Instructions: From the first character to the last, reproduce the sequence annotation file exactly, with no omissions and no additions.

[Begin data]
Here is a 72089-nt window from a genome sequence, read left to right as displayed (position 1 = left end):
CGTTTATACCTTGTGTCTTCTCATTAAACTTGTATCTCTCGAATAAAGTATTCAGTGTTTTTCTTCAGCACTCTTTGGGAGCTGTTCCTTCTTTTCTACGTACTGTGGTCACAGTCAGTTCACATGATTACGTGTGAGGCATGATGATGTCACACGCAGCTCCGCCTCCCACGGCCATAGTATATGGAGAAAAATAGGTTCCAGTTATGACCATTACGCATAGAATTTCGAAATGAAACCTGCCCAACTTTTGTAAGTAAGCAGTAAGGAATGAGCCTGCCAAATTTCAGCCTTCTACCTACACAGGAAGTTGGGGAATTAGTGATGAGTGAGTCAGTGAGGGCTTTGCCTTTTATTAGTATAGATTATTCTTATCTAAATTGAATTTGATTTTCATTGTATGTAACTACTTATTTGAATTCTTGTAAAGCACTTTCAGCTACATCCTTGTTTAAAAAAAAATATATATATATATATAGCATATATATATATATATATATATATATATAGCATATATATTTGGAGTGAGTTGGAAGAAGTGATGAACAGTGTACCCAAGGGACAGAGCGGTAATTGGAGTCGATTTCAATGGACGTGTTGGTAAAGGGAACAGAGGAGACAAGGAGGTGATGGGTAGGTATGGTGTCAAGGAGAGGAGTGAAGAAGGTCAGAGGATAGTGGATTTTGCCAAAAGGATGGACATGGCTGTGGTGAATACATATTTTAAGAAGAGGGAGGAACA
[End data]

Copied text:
Here is a 72089-nt window from a genome sequence, read left to right as displayed (position 1 = left end):
CGTTTATACCTTGTGTCTTCTCATTAAACTTGTATCTCTCGAATAAAGTATTCAGTGTTTTTCTTCAGCACTCTTTGGGAGCTGTTCCTTCTTTTCTACGTACTGTGGTCACAGTCAGTTCACATGATTACGTGTGAGGCATGATGATGTCACACGCAGCTCCGCCTCCCACGGCCATAGTATATGGAGAAAAATAGGTTCCAGTTATGACCATTACGCATAGAATTTCGAAATGAAACCTGCCCAACTTTTGTAAGTAAGCAGTAAGGAATGAGCCTGCCAAATTTCAGCCTTCTACCTACACAGGAAGTTGGGGAATTAGTGATGAGTGAGTCAGTGAGGGCTTTGCCTTTTATTAGTATAGATTATTCTTATCTAAATTGAATTTGATTTTCATTGTATGTAACTACTTATTTGAATTCTTGTAAAGCACTTTCAGCTACATCCTTGTTTAAAAAAAAATATATATATATATATAGCATATATATATATATATATATATATATATAGCATATATATTTGGAGTGAGTTGGAAGAAGTGATGAACAGTGTACCCAAGGGACAGAGCGGTAATTGGAGTCGATTTCAATGGACGTGTTGGTAAAGGGAACAGAGGAGACAAGGAGGTGATGGGTAGGTATGGTGTCAAGGAGAGGAGTGAAGAAGGTCAGAGGATAGTGGATTTTGCCAAAAGGATGGACATGGCTGTGGTGAATACATATTTTAAGAAGAGGGAGGAACA